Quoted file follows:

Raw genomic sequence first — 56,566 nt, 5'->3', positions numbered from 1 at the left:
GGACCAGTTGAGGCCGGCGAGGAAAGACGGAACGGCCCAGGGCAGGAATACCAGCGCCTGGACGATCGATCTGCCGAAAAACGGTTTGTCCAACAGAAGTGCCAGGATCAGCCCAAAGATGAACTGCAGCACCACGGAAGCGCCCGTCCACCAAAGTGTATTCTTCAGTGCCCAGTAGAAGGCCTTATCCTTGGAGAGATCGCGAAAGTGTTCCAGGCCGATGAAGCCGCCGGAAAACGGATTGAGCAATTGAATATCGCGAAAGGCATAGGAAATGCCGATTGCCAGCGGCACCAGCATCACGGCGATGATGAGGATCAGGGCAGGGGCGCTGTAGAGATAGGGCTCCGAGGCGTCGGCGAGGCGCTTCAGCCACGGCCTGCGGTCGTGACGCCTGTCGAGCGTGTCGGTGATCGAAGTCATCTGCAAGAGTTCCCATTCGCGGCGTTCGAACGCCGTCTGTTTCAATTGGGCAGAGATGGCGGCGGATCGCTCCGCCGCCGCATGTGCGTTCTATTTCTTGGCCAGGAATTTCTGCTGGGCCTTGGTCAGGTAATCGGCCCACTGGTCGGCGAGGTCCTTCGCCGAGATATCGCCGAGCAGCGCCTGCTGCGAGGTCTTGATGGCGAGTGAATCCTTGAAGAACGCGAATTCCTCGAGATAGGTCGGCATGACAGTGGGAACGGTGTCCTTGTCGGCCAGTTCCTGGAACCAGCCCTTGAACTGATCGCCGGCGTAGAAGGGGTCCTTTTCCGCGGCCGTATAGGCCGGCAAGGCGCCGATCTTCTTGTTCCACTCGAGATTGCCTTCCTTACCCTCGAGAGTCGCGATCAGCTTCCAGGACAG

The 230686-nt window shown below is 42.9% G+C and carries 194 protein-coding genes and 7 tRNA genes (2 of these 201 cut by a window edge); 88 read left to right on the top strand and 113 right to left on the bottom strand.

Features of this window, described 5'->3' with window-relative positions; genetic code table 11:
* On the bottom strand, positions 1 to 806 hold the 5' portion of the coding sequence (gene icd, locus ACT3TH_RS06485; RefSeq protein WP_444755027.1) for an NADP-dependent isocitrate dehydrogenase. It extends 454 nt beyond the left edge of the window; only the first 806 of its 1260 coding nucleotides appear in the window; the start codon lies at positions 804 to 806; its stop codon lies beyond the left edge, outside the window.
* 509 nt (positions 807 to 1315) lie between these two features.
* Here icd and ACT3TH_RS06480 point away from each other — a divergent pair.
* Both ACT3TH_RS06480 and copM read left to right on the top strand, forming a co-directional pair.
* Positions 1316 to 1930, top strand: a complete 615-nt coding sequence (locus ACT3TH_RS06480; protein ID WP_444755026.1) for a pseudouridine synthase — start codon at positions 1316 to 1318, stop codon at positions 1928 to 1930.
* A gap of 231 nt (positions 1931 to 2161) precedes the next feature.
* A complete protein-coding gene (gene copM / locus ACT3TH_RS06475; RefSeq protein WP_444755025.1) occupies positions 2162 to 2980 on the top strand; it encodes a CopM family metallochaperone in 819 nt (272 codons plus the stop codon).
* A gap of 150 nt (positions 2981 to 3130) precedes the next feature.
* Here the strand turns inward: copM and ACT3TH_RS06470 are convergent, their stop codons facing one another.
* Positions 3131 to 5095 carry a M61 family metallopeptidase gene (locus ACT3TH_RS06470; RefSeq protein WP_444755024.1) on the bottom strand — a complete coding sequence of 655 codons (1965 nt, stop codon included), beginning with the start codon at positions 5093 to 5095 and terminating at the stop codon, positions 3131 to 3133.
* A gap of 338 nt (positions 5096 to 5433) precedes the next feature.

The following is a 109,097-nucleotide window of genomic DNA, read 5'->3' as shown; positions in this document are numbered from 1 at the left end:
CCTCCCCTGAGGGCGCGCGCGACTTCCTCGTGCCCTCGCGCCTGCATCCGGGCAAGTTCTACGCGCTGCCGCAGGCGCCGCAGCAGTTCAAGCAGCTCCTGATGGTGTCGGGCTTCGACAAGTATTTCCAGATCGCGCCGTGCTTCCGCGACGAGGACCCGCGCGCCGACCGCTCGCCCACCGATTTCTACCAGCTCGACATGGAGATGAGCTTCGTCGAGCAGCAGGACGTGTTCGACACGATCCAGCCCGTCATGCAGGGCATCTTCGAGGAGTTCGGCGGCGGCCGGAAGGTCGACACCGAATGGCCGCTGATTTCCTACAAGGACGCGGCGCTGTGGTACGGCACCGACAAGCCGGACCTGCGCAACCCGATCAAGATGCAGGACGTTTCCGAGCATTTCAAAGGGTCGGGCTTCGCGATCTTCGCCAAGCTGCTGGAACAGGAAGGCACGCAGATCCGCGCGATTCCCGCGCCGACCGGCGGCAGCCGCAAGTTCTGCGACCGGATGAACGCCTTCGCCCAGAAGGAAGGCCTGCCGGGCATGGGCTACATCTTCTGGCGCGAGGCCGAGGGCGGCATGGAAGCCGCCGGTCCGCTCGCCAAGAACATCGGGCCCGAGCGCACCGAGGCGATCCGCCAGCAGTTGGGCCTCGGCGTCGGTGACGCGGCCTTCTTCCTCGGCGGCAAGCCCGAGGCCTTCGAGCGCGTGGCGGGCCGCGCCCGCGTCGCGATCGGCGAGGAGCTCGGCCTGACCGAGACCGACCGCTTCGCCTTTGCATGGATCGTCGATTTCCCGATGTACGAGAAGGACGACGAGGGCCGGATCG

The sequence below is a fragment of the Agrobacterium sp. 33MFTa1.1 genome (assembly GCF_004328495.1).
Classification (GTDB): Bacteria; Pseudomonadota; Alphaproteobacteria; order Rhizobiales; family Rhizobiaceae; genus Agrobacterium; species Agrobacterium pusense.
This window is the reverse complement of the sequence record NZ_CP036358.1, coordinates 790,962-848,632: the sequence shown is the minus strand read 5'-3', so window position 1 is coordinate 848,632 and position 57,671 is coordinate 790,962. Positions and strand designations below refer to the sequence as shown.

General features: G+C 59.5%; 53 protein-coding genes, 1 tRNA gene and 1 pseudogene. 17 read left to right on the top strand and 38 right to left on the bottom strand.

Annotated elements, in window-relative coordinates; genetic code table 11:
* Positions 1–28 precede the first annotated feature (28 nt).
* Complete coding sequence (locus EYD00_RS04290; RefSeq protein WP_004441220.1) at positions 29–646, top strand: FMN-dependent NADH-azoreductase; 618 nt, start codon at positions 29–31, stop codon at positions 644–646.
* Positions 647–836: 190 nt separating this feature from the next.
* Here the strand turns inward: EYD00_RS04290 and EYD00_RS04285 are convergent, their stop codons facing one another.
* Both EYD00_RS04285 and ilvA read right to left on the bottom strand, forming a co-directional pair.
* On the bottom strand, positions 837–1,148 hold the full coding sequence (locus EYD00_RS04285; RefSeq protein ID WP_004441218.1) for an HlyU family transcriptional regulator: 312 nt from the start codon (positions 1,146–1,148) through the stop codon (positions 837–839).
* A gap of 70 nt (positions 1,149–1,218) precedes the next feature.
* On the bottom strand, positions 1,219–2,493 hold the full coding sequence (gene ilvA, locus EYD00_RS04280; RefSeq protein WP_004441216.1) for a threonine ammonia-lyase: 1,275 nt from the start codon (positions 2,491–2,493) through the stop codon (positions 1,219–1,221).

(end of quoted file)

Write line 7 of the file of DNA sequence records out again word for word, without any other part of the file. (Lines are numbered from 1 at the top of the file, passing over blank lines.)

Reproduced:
* Here icd and ACT3TH_RS06480 point away from each other — a divergent pair.